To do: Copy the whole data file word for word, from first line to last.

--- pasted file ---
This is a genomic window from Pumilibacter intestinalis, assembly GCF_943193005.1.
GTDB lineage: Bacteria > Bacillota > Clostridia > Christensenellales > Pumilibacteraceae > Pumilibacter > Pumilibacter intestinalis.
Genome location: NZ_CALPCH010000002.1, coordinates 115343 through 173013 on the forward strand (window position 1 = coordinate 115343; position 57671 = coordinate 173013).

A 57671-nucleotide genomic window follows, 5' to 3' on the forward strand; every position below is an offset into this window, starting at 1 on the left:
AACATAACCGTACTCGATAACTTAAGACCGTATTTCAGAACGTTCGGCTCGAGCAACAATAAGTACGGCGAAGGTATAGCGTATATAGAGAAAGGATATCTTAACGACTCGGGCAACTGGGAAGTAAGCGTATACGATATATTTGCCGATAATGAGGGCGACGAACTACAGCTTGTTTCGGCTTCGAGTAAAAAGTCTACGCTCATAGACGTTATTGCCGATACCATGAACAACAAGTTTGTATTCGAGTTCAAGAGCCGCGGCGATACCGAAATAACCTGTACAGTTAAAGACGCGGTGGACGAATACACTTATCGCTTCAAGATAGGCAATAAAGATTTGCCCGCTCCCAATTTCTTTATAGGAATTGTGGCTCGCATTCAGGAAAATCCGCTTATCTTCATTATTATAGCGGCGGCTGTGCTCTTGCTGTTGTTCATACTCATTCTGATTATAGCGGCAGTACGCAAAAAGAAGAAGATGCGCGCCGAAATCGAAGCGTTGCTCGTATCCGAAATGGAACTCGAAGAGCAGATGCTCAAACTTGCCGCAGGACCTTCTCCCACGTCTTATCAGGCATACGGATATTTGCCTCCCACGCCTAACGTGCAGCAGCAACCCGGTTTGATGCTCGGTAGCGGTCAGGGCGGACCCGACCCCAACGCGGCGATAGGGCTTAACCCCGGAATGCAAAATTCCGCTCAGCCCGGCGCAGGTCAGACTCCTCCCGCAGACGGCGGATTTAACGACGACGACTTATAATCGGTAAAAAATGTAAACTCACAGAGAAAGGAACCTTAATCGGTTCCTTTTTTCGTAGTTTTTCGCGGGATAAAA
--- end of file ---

This is a genomic window from Pumilibacter intestinalis, assembly GCF_943193005.1.
GTDB lineage: Bacteria > Bacillota > Clostridia > Christensenellales > Pumilibacteraceae > Pumilibacter > Pumilibacter intestinalis.
Genome location: NZ_CALPCH010000002.1, coordinates 115343 through 173013 on the forward strand (window position 1 = coordinate 115343; position 57671 = coordinate 173013).

A 57671-nucleotide genomic window follows, 5' to 3' on the forward strand; every position below is an offset into this window, starting at 1 on the left:
AACATAACCGTACTCGATAACTTAAGACCGTATTTCAGAACGTTCGGCTCGAGCAACAATAAGTACGGCGAAGGTATAGCGTATATAGAGAAAGGATATCTTAACGACTCGGGCAACTGGGAAGTAAGCGTATACGATATATTTGCCGATAATGAGGGCGACGAACTACAGCTTGTTTCGGCTTCGAGTAAAAAGTCTACGCTCATAGACGTTATTGCCGATACCATGAACAACAAGTTTGTATTCGAGTTCAAGAGCCGCGGCGATACCGAAATAACCTGTACAGTTAAAGACGCGGTGGACGAATACACTTATCGCTTCAAGATAGGCAATAAAGATTTGCCCGCTCCCAATTTCTTTATAGGAATTGTGGCTCGCATTCAGGAAAATCCGCTTATCTTCATTATTATAGCGGCGGCTGTGCTCTTGCTGTTGTTCATACTCATTCTGATTATAGCGGCAGTACGCAAAAAGAAGAAGATGCGCGCCGAAATCGAAGCGTTGCTCGTATCCGAAATGGAACTCGAAGAGCAGATGCTCAAACTTGCCGCAGGACCTTCTCCCACGTCTTATCAGGCATACGGATATTTGCCTCCCACGCCTAACGTGCAGCAGCAACCCGGTTTGATGCTCGGTAGCGGTCAGGGCGGACCCGACCCCAACGCGGCGATAGGGCTTAACCCCGGAATGCAAAATTCCGCTCAGCCCGGCGCAGGTCAGACTCCTCCCGCAGACGGCGGATTTAACGACGACGACTTATAATCGGTAAAAAATGTAAACTCACAGAGAAAGGAACCTTAATCGGTTCCTTTTTTCGTAGTTTTTCGCGGGATAAAA